Each Land elects a regional parliament, or Landtag, for a four year term and this in turn appoints an administration (Landsregierung) headed by a minister-president (Ministerpräsident). The Länder are responsible for areas such as culture, education, environment and policing, with a number of shared responsibilities with the federal government over legal and penal issues.

In general, administration in Germany in most cases is the responsibility of the Länder, which implement Länder laws at Länder level, and they implement federal laws as an administration on behalf of the Federation or in their own responsibility. In the fields of public order and security, science and culture, education, professional training the Länder are responsible for creating legislation and for the administration another important duty of the Länder is regional governmental planning in order to creating equal living conditions for the citizens in the Länder.

Another important objective of regional governmental planning is the protection and conservation of the environment. Despite the variances within the German system across the Länder, there are some common features among local governments.

Local government
In all but one of the 16 Länder, the council system exists whereby each local government, in the form of the municipal council, is generally elected on a five year term, though this can vary between four and six years.

Each council is headed by an elected mayor, known as the Bürgermeister, who acts as head of both the council and the administration. The mandate can vary from four to nine years. In the Land of Hessen however, the magistrat system is used, whereby the mayor presides over magistrates appointed by the council to act as the administration. Common responsibilities of this tier include planning, water management, social welfare and the building and maintenance of schools. Some councils also engage in cultural, economic development and energy-related activities, depending on the Land.

There are around 14,000 municipalities in the 16 Lander. Above the local tier and beneath the Lander, a tier of 300 units of local administration known as Kreise (districts) also exists. These are overseen by a district council, with a mandate varying between one and four years, again according to the Land. Aside from the legislative function of its council, the administration (Landratsamt) is headed by a district president (Landrat), who is either appointed by the council or directly elected for a five to eight year term. This tier engages in the construction and maintenance of roads, some aspects of social welfare and waste management, though some are also able to engage in tourism promotion, libraries and higher education.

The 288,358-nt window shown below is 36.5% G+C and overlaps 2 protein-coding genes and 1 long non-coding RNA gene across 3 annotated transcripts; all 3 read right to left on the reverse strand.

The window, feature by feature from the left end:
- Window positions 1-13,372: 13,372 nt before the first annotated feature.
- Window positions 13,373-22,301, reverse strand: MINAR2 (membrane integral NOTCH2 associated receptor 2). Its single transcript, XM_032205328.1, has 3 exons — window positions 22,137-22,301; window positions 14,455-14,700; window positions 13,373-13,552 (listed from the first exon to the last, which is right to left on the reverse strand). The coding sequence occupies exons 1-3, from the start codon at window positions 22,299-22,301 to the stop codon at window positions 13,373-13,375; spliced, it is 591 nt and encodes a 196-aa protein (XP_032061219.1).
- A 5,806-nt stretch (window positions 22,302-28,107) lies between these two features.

Cities represent the lowest level within the three administrative levels (federal, state, city) in Germany. The Federation and the Länder put certain tasks to the municipalities – they are also supposed to allocate the corresponding funding with it which, in reality, is not always the case. Within the framework of self-administration, the cities organise and administrate their own voluntary activities which they also have to pay for from the cities own budgets.

The cities’ own activities are part of the city’s so-called own circle of responsibility. These may be voluntary or they may be prescribed by the state as obligatory. In such cases, the state does not interfere in the implementation of such activities nor does it issue instructions. Also the cities have to take care of additional tasks which have been allocated to them by the state. These tasks are part of the so called circle of allocated responsibilities in which the state uses municipal institutions and organises the implementation of allocated responsibilities by instructions.

Voluntary activities are fulfilled by the municipality and the municipality itself decides how these are handled. Another field of activity are the obligatory areas which are not directed from above, like water, waste disposal, energy supply and such. The municipality is free to handle activities in these fields on their own or elect to outsource them to private businesses, which has become a common practice during recent years. The so-called activities commissioned by the Land are carried out by the municipal administration in its area, as the lowest official body in the federal system. These include the organisation of elections, the registration for the military and others.